By Mike Frassinelli, STAR-LEDGER STAFF
March 17, 2012

OLD BRIDGE - With each passing day, the legend of the Middlesex County "mountain lion" continued to grow.

A huge cat in Old Bridge was 3 feet tall, according to one description, and it had a big, wide head!

Frank Spiecker didn't see a mountain lion he was expecting when he went to the Cedar Ridge Estates development Thursday.

But what he saw was a first for the wildlife control company president, who deals with alligators, muskrats, beavers and boa constrictors.

It was an orange-and-black spotted Savannah cat with long legs and ears, on a porch, hissing and growling.

"Put it like this -- it's related to a cheetah," said Spiecker, who owns Harbor Wildlife Control.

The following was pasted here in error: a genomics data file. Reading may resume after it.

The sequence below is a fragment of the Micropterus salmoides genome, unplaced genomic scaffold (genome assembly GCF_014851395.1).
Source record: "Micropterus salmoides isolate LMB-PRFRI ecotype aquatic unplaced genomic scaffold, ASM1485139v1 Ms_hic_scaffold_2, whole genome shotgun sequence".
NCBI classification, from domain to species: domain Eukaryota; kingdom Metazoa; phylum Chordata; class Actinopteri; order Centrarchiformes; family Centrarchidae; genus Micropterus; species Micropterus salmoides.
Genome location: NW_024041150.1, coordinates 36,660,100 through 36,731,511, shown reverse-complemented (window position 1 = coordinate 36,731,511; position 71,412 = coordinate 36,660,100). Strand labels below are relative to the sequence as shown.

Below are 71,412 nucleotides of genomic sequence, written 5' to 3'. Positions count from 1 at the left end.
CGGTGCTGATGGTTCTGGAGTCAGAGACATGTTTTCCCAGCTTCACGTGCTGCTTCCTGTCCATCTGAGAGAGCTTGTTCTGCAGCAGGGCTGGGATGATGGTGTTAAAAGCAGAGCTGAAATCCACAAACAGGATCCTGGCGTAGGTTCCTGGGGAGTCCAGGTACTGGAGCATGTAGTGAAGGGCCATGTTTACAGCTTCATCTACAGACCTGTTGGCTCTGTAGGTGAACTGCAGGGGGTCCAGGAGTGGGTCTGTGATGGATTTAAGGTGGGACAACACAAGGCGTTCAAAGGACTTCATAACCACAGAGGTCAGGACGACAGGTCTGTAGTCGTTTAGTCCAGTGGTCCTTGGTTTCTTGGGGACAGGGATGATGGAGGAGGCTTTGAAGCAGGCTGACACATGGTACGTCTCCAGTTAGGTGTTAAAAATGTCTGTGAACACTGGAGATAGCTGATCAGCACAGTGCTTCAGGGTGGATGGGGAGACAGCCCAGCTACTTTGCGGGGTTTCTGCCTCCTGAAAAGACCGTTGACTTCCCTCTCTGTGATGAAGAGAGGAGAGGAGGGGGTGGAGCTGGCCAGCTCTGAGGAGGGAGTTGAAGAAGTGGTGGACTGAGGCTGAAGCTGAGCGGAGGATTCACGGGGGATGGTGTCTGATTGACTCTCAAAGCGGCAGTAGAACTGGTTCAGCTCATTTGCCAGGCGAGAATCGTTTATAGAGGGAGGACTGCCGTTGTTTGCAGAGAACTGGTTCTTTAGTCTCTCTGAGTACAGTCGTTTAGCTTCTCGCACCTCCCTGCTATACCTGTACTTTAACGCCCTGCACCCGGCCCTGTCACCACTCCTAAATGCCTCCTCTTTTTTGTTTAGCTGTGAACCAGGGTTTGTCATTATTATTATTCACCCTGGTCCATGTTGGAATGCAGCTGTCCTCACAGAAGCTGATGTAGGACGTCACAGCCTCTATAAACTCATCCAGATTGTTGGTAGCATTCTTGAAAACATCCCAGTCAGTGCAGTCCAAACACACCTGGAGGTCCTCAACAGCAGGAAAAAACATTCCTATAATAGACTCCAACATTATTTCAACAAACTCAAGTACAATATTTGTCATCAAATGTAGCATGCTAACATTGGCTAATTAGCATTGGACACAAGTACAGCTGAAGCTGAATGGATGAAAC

Earlier in the afternoon, the big cat had reached into a cage on a porch and killed a domestic rabbit.

Using a pole snare, Spiecker maneuvered the 30-pound animal into a cage.

It was determined the cat belonged to a man on a nearby street and had been fending for itself for six months.

Spiecker last night was going to return it to the owner, who was said to have spent $15,000 to buy the exotic animal and in the fall sent out fliers in the neighborhood about the missing cat. Carlos Pou was at work when he got the harried call from his wife.

"There's a leopard in the backyard!" Marcelle Pou screamed.

Carlos Pou chalked it up to the mood swings that can accompany the early part of pregnancy, but rushed home. After the cat killed her 7-year-old son's pet rabbit as the boy arrived home from the school bus, Marcelle Pou's motherly instincts kicked in, and the pregnant woman chased off the big cat with a broom. Even though he felt bad for his son, Carlos Pou couldn't help but admire the big cat that was doing what it had to do to survive six months outside.

"This thing," he said, "was awesome."